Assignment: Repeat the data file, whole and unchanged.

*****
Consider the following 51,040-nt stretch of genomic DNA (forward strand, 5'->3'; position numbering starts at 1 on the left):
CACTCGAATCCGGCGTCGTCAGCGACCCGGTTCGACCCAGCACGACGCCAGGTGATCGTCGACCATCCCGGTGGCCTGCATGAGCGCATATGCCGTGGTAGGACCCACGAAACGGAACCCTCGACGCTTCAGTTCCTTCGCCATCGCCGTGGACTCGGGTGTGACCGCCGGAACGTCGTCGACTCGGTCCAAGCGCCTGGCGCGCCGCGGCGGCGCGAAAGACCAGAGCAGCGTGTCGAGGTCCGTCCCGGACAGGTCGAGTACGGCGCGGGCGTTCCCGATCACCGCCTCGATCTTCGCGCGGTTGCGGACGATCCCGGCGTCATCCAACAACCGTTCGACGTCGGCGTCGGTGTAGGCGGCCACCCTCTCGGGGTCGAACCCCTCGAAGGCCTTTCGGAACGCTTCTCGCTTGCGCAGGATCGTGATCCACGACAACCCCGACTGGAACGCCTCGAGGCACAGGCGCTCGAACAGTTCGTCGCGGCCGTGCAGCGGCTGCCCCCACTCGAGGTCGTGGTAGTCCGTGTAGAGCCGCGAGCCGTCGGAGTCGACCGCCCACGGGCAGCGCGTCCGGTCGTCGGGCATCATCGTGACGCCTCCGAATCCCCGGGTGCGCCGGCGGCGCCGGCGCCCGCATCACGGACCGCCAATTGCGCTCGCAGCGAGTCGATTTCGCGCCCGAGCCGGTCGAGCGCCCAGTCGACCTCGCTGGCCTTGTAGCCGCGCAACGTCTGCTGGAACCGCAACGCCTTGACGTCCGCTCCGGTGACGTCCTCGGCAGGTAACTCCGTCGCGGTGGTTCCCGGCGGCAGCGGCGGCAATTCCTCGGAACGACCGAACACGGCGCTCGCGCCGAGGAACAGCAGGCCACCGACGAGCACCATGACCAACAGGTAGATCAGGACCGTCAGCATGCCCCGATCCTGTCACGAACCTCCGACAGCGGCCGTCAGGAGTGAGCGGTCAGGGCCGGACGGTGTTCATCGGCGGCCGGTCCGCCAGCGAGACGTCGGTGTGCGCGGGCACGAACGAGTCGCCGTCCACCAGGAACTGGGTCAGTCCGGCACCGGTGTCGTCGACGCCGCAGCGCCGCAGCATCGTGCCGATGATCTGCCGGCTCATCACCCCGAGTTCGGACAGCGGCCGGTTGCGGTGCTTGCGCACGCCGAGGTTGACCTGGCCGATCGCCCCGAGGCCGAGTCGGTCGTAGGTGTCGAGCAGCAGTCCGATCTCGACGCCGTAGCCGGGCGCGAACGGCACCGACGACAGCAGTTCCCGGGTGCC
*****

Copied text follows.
Consider the following 51,040-nt stretch of genomic DNA (forward strand, 5'->3'; position numbering starts at 1 on the left):
CACTCGAATCCGGCGTCGTCAGCGACCCGGTTCGACCCAGCACGACGCCAGGTGATCGTCGACCATCCCGGTGGCCTGCATGAGCGCATATGCCGTGGTAGGACCCACGAAACGGAACCCTCGACGCTTCAGTTCCTTCGCCATCGCCGTGGACTCGGGTGTGACCGCCGGAACGTCGTCGACTCGGTCCAAGCGCCTGGCGCGCCGCGGCGGCGCGAAAGACCAGAGCAGCGTGTCGAGGTCCGTCCCGGACAGGTCGAGTACGGCGCGGGCGTTCCCGATCACCGCCTCGATCTTCGCGCGGTTGCGGACGATCCCGGCGTCATCCAACAACCGTTCGACGTCGGCGTCGGTGTAGGCGGCCACCCTCTCGGGGTCGAACCCCTCGAAGGCCTTTCGGAACGCTTCTCGCTTGCGCAGGATCGTGATCCACGACAACCCCGACTGGAACGCCTCGAGGCACAGGCGCTCGAACAGTTCGTCGCGGCCGTGCAGCGGCTGCCCCCACTCGAGGTCGTGGTAGTCCGTGTAGAGCCGCGAGCCGTCGGAGTCGACCGCCCACGGGCAGCGCGTCCGGTCGTCGGGCATCATCGTGACGCCTCCGAATCCCCGGGTGCGCCGGCGGCGCCGGCGCCCGCATCACGGACCGCCAATTGCGCTCGCAGCGAGTCGATTTCGCGCCCGAGCCGGTCGAGCGCCCAGTCGACCTCGCTGGCCTTGTAGCCGCGCAACGTCTGCTGGAACCGCAACGCCTTGACGTCCGCTCCGGTGACGTCCTCGGCAGGTAACTCCGTCGCGGTGGTTCCCGGCGGCAGCGGCGGCAATTCCTCGGAACGACCGAACACGGCGCTCGCGCCGAGGAACAGCAGGCCACCGACGAGCACCATGACCAACAGGTAGATCAGGACCGTCAGCATGCCCCGATCCTGTCACGAACCTCCGACAGCGGCCGTCAGGAGTGAGCGGTCAGGGCCGGACGGTGTTCATCGGCGGCCGGTCCGCCAGCGAGACGTCGGTGTGCGCGGGCACGAACGAGTCGCCGTCCACCAGGAACTGGGTCAGTCCGGCACCGGTGTCGTCGACGCCGCAGCGCCGCAGCATCGTGCCGATGATCTGCCGGCTCATCACCCCGAGTTCGGACAGCGGCCGGTTGCGGTGCTTGCGCACGCCGAGGTTGACCTGGCCGATCGCCCCGAGGCCGAGTCGGTCGTAGGTGTCGAGCAGCAGTCCGATCTCGACGCCGTAGCCGGGCGCGAACGGCACCGACGACAGCAGTTCCCGGGTGCC